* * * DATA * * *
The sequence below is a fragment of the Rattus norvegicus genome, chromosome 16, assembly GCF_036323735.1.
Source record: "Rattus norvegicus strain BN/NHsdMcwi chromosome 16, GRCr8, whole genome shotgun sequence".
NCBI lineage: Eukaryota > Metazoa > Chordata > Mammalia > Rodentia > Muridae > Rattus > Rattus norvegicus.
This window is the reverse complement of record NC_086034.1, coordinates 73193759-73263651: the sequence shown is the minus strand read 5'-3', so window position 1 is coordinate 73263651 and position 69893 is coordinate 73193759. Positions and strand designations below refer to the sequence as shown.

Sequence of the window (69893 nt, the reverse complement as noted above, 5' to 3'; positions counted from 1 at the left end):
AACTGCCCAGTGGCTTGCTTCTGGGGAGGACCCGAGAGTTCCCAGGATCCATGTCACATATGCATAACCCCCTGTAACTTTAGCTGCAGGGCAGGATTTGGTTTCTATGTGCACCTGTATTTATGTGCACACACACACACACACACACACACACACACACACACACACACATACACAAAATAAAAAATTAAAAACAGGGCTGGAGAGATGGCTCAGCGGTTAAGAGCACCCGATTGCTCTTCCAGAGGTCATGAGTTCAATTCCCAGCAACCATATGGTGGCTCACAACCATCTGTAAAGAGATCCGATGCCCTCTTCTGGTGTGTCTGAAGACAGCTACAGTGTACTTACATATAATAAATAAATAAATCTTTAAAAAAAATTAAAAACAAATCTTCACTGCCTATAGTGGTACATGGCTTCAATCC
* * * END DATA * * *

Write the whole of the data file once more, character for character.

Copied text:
The sequence below is a fragment of the Rattus norvegicus genome, chromosome 16, assembly GCF_036323735.1.
Source record: "Rattus norvegicus strain BN/NHsdMcwi chromosome 16, GRCr8, whole genome shotgun sequence".
NCBI lineage: Eukaryota > Metazoa > Chordata > Mammalia > Rodentia > Muridae > Rattus > Rattus norvegicus.
This window is the reverse complement of record NC_086034.1, coordinates 73193759-73263651: the sequence shown is the minus strand read 5'-3', so window position 1 is coordinate 73263651 and position 69893 is coordinate 73193759. Positions and strand designations below refer to the sequence as shown.

Sequence of the window (69893 nt, the reverse complement as noted above, 5' to 3'; positions counted from 1 at the left end):
AACTGCCCAGTGGCTTGCTTCTGGGGAGGACCCGAGAGTTCCCAGGATCCATGTCACATATGCATAACCCCCTGTAACTTTAGCTGCAGGGCAGGATTTGGTTTCTATGTGCACCTGTATTTATGTGCACACACACACACACACACACACACACACACACACACACACACATACACAAAATAAAAAATTAAAAACAGGGCTGGAGAGATGGCTCAGCGGTTAAGAGCACCCGATTGCTCTTCCAGAGGTCATGAGTTCAATTCCCAGCAACCATATGGTGGCTCACAACCATCTGTAAAGAGATCCGATGCCCTCTTCTGGTGTGTCTGAAGACAGCTACAGTGTACTTACATATAATAAATAAATAAATCTTTAAAAAAAATTAAAAACAAATCTTCACTGCCTATAGTGGTACATGGCTTCAATCC